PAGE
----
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**TFTs / Re: NHD‐2.4‐240320SF‐CTXL#‐FTN1 touch-screen problem**

« **on:**December 10, 2014, 09:56:37 AM »

Thanks for your reply,

Yes I have a couple of LCDs. And yes I tried changing it. And yes it remains at the same place.

I make 5 point calibration based on TI's "Calibration in Touch Screen Systems" document.

alpha_X = -0.271

beta_X = -0.011

det_X = 268.399

alpha_Y = -0.005

beta_Y = -0.339

det_Y = 349.629

And this is the code while printing the touch points on screen

I also double checked the code.

Is this sth about the product? Or is this a special case for resistive touch screens?

Yes I have a couple of LCDs. And yes I tried changing it. And yes it remains at the same place.

I make 5 point calibration based on TI's "Calibration in Touch Screen Systems" document.

Code: [Select]

`void touch_Screen_Calibrate( void )`

{

... // 5 point calibration

}

void touch_Screen_Calibration_Calculate(int x1, int x2, int x3, int x4, int x5,

int y1, int y2, int y3, int y4, int y5)

{

double a = 0, b = 0, c = 0, d = 0, e = 0, n = 0,

X1 = 0, X2 = 0, X3 = 0, Y1 = 0, Y2 = 0, Y3 = 0,

det = 0, detX1 = 0, detX2 = 0, detX3 = 0, detY1 = 0, detY2 = 0, detY3 = 0;

a = x1*x1 + x2*x2 + x3*x3 + x4*x4 + x5*x5;

b = y1*y1 + y2*y2 + y3*y3 + y4*y4 + y5*y5;

c = x1*y1 + x2*y2+ x3*y3 + x4*y4 + x5*y5;

d = x1 + x2 + x3 + x4 + x5;

e = y1 + y2 + y3 + y4 + y5;

n = 5;

X1 = x1*CAL_POINT_X1 + x2*CAL_POINT_X2 + x3*CAL_POINT_X3 + x4*CAL_POINT_X4 + x5*CAL_POINT_X5;

X2 = y1*CAL_POINT_X1 + y2*CAL_POINT_X2 + y3*CAL_POINT_X3 + y4*CAL_POINT_X4 + y5*CAL_POINT_X5;

X3 = CAL_POINT_X1 + CAL_POINT_X2 + CAL_POINT_X3 + CAL_POINT_X4 + CAL_POINT_X5;

Y1 = x1*CAL_POINT_Y1 + x2*CAL_POINT_Y2 + x3*CAL_POINT_Y3 + x4*CAL_POINT_Y4 + x5*CAL_POINT_Y5;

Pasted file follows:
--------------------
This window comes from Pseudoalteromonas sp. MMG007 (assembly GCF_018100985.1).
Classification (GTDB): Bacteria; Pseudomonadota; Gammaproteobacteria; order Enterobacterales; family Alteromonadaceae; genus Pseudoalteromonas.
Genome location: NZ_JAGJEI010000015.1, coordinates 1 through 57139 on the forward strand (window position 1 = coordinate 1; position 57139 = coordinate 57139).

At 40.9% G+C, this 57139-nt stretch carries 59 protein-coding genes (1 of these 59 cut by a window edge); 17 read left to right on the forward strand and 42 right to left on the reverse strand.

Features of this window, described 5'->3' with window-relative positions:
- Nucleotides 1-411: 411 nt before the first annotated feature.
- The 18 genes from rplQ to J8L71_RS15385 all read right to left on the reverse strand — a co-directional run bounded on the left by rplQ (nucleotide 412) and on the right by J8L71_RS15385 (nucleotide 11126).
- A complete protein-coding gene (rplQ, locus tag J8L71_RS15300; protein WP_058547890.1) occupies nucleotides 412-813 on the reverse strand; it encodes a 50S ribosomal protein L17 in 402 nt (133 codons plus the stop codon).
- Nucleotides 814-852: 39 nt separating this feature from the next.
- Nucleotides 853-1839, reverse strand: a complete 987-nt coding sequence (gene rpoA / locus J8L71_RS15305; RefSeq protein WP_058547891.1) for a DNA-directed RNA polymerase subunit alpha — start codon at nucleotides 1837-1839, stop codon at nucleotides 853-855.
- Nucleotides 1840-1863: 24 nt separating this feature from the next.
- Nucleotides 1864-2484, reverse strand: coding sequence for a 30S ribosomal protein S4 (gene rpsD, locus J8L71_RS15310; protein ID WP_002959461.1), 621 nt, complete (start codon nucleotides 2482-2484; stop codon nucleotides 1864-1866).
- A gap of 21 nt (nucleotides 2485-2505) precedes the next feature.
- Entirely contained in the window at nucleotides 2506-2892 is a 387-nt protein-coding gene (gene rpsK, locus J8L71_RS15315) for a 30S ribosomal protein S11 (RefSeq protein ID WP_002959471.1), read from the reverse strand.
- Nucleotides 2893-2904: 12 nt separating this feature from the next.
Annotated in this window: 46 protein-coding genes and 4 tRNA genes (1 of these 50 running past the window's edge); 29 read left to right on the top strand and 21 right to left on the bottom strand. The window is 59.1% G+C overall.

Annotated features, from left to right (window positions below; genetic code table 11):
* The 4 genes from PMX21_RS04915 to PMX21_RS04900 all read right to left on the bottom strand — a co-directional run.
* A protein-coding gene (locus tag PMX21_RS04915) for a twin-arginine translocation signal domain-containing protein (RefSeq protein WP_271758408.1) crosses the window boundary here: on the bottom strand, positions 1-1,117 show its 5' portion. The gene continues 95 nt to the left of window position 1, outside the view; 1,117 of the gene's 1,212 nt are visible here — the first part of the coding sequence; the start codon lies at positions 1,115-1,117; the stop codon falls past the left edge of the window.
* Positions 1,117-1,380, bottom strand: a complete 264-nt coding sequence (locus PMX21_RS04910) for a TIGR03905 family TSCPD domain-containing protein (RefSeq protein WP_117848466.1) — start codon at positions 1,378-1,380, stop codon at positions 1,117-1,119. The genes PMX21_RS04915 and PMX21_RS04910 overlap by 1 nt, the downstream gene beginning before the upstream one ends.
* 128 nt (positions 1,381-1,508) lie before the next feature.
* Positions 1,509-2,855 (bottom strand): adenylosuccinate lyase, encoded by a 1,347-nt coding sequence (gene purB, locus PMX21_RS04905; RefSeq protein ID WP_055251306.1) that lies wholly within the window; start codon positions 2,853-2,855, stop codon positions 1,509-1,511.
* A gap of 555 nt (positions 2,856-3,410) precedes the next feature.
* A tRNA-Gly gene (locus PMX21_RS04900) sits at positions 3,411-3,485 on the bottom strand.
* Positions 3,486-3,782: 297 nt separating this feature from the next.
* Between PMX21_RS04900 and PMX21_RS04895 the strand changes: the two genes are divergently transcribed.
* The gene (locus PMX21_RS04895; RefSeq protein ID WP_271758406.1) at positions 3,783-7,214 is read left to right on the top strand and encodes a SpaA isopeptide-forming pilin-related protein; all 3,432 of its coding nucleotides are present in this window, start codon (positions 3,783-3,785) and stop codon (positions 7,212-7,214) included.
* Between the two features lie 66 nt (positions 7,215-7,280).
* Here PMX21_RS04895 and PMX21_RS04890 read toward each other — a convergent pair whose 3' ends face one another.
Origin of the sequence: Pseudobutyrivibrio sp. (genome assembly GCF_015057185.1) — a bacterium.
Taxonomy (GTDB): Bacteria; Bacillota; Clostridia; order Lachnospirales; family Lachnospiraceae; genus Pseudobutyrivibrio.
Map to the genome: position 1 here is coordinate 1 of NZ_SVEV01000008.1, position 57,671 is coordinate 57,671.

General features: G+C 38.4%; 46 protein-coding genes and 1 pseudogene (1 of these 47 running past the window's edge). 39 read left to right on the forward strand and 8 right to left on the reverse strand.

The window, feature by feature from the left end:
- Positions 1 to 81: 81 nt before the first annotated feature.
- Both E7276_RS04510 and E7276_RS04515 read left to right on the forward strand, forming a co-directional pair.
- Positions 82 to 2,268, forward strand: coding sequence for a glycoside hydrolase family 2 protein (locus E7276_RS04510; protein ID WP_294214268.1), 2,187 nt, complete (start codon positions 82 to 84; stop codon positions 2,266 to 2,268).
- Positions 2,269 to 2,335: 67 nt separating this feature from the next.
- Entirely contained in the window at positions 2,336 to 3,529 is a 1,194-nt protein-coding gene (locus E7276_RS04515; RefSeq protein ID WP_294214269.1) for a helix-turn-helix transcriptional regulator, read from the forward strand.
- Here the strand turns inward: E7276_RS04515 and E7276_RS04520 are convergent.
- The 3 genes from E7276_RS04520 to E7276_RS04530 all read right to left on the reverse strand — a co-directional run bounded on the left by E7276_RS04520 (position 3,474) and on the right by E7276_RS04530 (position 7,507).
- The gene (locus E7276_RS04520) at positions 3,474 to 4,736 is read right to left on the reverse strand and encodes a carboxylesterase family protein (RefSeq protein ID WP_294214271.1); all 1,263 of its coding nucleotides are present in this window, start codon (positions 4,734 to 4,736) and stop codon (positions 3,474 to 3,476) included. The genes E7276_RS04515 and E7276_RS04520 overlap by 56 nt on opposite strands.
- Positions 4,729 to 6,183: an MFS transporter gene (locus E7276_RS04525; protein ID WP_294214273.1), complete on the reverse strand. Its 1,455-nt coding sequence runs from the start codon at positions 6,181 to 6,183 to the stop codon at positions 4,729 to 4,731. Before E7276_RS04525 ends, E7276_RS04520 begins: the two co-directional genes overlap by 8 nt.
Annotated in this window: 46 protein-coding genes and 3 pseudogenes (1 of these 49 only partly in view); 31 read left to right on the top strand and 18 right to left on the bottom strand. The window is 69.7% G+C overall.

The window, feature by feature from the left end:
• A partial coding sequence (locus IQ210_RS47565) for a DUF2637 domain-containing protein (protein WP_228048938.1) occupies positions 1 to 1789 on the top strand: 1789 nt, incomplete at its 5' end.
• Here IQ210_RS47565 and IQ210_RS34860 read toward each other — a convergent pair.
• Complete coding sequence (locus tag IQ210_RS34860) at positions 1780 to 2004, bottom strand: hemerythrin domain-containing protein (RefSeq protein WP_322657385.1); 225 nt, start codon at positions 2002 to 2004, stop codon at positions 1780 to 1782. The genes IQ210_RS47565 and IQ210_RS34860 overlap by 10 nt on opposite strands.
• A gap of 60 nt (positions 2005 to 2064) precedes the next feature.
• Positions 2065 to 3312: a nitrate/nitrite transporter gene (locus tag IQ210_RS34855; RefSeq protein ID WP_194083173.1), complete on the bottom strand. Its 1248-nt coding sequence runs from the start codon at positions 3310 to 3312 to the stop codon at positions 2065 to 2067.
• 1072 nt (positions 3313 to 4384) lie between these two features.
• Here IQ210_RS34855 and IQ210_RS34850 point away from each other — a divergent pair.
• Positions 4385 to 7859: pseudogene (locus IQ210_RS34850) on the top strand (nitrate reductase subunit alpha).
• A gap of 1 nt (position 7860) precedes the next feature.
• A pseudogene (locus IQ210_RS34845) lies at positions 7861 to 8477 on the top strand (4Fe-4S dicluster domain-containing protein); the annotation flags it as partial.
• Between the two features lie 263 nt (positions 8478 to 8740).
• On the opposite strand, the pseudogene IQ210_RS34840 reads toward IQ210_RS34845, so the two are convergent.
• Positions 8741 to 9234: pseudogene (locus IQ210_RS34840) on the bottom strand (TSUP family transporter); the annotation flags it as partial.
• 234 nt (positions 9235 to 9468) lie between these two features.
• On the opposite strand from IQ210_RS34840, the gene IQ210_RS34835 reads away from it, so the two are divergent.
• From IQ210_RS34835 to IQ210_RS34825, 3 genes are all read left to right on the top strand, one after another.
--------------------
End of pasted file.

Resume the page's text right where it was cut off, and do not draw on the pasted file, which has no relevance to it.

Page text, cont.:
Y2 = y1*CAL_POINT_Y1 + y2*CAL_POINT_Y2 + y3*CAL_POINT_Y3 + y4*CAL_POINT_Y4 + y5*CAL_POINT_Y5;

Y3 = CAL_POINT_Y1 + CAL_POINT_Y2 + CAL_POINT_Y3 + CAL_POINT_Y4 + CAL_POINT_Y5;

det = n*(a*b-c*c) + 2*c*d*e - a*e*e - b*d*d;

detX1 = n*(X1*b-X2*c) + e*(X2*d-X1*e) + X3*(c*e-b*d);

detX2 = n*(X2*a-X1*c) + d*(X1*e-X2*d) + X3*(c*d-a*e);

detX3 = X3*(a*b-c*c) + X1*(c*e-b*d) + X2*(c*d-a*e);

detY1 = n*(Y1*b-Y2*c) + e*(Y2*d-Y1*e) + Y3*(c*e-b*d);

detY2 = n*(Y2*a-Y1*c) + d*(Y1*e-Y2*d) + Y3*(c*d-a*e);

detY3 = Y3*(a*b-c*c) + Y1*(c*e-b*d) + Y2*(c*d-a*e);

alpha_X = detX1 / det;

beta_X = detX2 / det;

det_X = detX3 / det;

alpha_Y = detY1 / det;

beta_Y = detY2 / det;

det_Y = detY3 / det;

}

Then I get alpha_X = -0.271

beta_X = -0.011

det_X = 268.399

alpha_Y = -0.005

beta_Y = -0.339

det_Y = 349.629

And this is the code while printing the touch points on screen

Code: [Select]

`void debug_print_touch_points(int x_val, int y_val)`

{

...

x = ( alpha_X * (double)x_val ) + ( beta_X * (double)y_val ) + det_X;

y = ( alpha_Y * (double)x_val ) + ( beta_Y * (double)y_val ) + det_Y;

xi = (int)floor(x); yi = (int)floor(y);

Draw_One_Pixel(xi, yi, YELLOW());

}

Things are very smooth outside the "untouchable region". I can write, draw etc.I also double checked the code.

Is this sth about the product? Or is this a special case for resistive touch screens?